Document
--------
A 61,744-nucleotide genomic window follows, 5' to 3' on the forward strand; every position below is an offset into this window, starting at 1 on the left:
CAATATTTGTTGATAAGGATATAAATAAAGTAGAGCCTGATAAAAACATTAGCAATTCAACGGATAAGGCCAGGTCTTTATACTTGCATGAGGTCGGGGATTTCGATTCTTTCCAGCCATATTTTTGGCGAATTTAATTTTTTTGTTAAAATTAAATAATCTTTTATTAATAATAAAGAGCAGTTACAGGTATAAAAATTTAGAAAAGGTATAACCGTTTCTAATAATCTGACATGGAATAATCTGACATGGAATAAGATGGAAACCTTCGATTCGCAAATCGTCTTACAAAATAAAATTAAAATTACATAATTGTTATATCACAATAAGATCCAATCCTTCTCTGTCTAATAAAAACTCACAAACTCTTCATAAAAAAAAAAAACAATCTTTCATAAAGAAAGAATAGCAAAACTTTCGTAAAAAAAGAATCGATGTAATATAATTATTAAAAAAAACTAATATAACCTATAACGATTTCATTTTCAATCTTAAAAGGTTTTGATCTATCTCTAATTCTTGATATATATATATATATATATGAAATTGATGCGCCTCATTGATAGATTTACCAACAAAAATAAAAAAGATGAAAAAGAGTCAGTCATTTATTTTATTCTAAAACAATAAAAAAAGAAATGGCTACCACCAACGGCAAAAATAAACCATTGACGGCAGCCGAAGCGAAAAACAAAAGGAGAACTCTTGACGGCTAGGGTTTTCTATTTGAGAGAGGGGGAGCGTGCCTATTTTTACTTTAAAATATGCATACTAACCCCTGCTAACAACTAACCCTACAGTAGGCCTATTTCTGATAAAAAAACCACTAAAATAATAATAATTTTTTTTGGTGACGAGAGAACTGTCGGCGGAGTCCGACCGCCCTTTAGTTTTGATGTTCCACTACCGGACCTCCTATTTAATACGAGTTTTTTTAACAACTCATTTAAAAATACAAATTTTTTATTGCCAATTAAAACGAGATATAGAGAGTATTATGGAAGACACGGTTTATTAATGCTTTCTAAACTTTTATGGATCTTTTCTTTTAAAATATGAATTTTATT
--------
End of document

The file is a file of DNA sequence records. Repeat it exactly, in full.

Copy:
A 61,744-nucleotide genomic window follows, 5' to 3' on the forward strand; every position below is an offset into this window, starting at 1 on the left:
CAATATTTGTTGATAAGGATATAAATAAAGTAGAGCCTGATAAAAACATTAGCAATTCAACGGATAAGGCCAGGTCTTTATACTTGCATGAGGTCGGGGATTTCGATTCTTTCCAGCCATATTTTTGGCGAATTTAATTTTTTTGTTAAAATTAAATAATCTTTTATTAATAATAAAGAGCAGTTACAGGTATAAAAATTTAGAAAAGGTATAACCGTTTCTAATAATCTGACATGGAATAATCTGACATGGAATAAGATGGAAACCTTCGATTCGCAAATCGTCTTACAAAATAAAATTAAAATTACATAATTGTTATATCACAATAAGATCCAATCCTTCTCTGTCTAATAAAAACTCACAAACTCTTCATAAAAAAAAAAAACAATCTTTCATAAAGAAAGAATAGCAAAACTTTCGTAAAAAAAGAATCGATGTAATATAATTATTAAAAAAAACTAATATAACCTATAACGATTTCATTTTCAATCTTAAAAGGTTTTGATCTATCTCTAATTCTTGATATATATATATATATATATGAAATTGATGCGCCTCATTGATAGATTTACCAACAAAAATAAAAAAGATGAAAAAGAGTCAGTCATTTATTTTATTCTAAAACAATAAAAAAAGAAATGGCTACCACCAACGGCAAAAATAAACCATTGACGGCAGCCGAAGCGAAAAACAAAAGGAGAACTCTTGACGGCTAGGGTTTTCTATTTGAGAGAGGGGGAGCGTGCCTATTTTTACTTTAAAATATGCATACTAACCCCTGCTAACAACTAACCCTACAGTAGGCCTATTTCTGATAAAAAAACCACTAAAATAATAATAATTTTTTTTGGTGACGAGAGAACTGTCGGCGGAGTCCGACCGCCCTTTAGTTTTGATGTTCCACTACCGGACCTCCTATTTAATACGAGTTTTTTTAACAACTCATTTAAAAATACAAATTTTTTATTGCCAATTAAAACGAGATATAGAGAGTATTATGGAAGACACGGTTTATTAATGCTTTCTAAACTTTTATGGATCTTTTCTTTTAAAATATGAATTTTATT